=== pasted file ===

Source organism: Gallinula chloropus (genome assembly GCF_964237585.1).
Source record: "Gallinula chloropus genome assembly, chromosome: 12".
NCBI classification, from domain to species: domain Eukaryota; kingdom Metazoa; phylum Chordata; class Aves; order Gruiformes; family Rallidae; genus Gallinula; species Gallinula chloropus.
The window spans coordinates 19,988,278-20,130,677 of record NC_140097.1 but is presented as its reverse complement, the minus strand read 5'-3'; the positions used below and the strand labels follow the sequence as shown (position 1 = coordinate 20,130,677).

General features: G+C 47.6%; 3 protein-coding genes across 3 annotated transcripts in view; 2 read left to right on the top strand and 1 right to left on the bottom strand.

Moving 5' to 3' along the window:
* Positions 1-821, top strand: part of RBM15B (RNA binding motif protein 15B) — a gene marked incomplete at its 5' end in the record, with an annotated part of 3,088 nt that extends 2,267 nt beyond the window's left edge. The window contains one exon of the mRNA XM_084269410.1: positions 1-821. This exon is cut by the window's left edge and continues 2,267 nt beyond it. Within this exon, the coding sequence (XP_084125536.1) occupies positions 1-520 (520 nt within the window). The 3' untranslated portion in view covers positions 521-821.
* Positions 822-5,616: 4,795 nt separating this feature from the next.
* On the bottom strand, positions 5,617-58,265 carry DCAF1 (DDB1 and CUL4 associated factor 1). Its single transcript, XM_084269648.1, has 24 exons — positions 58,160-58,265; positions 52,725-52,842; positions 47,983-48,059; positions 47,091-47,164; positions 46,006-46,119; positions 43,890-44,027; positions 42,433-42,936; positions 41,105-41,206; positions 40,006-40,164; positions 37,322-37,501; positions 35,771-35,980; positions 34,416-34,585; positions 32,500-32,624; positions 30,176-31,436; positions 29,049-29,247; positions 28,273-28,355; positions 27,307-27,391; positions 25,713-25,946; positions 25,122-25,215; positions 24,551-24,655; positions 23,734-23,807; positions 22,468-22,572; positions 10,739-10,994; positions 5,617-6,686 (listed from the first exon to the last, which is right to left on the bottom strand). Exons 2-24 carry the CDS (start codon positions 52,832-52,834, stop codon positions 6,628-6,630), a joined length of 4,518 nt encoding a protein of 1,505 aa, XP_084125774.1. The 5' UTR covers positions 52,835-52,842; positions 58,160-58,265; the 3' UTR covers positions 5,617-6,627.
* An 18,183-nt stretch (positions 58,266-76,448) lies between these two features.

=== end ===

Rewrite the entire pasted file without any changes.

Source organism: Gallinula chloropus (genome assembly GCF_964237585.1).
Source record: "Gallinula chloropus genome assembly, chromosome: 12".
NCBI classification, from domain to species: domain Eukaryota; kingdom Metazoa; phylum Chordata; class Aves; order Gruiformes; family Rallidae; genus Gallinula; species Gallinula chloropus.
The window spans coordinates 19,988,278-20,130,677 of record NC_140097.1 but is presented as its reverse complement, the minus strand read 5'-3'; the positions used below and the strand labels follow the sequence as shown (position 1 = coordinate 20,130,677).

General features: G+C 47.6%; 3 protein-coding genes across 3 annotated transcripts in view; 2 read left to right on the top strand and 1 right to left on the bottom strand.

Moving 5' to 3' along the window:
* Positions 1-821, top strand: part of RBM15B (RNA binding motif protein 15B) — a gene marked incomplete at its 5' end in the record, with an annotated part of 3,088 nt that extends 2,267 nt beyond the window's left edge. The window contains one exon of the mRNA XM_084269410.1: positions 1-821. This exon is cut by the window's left edge and continues 2,267 nt beyond it. Within this exon, the coding sequence (XP_084125536.1) occupies positions 1-520 (520 nt within the window). The 3' untranslated portion in view covers positions 521-821.
* Positions 822-5,616: 4,795 nt separating this feature from the next.
* On the bottom strand, positions 5,617-58,265 carry DCAF1 (DDB1 and CUL4 associated factor 1). Its single transcript, XM_084269648.1, has 24 exons — positions 58,160-58,265; positions 52,725-52,842; positions 47,983-48,059; positions 47,091-47,164; positions 46,006-46,119; positions 43,890-44,027; positions 42,433-42,936; positions 41,105-41,206; positions 40,006-40,164; positions 37,322-37,501; positions 35,771-35,980; positions 34,416-34,585; positions 32,500-32,624; positions 30,176-31,436; positions 29,049-29,247; positions 28,273-28,355; positions 27,307-27,391; positions 25,713-25,946; positions 25,122-25,215; positions 24,551-24,655; positions 23,734-23,807; positions 22,468-22,572; positions 10,739-10,994; positions 5,617-6,686 (listed from the first exon to the last, which is right to left on the bottom strand). Exons 2-24 carry the CDS (start codon positions 52,832-52,834, stop codon positions 6,628-6,630), a joined length of 4,518 nt encoding a protein of 1,505 aa, XP_084125774.1. The 5' UTR covers positions 52,835-52,842; positions 58,160-58,265; the 3' UTR covers positions 5,617-6,627.
* An 18,183-nt stretch (positions 58,266-76,448) lies between these two features.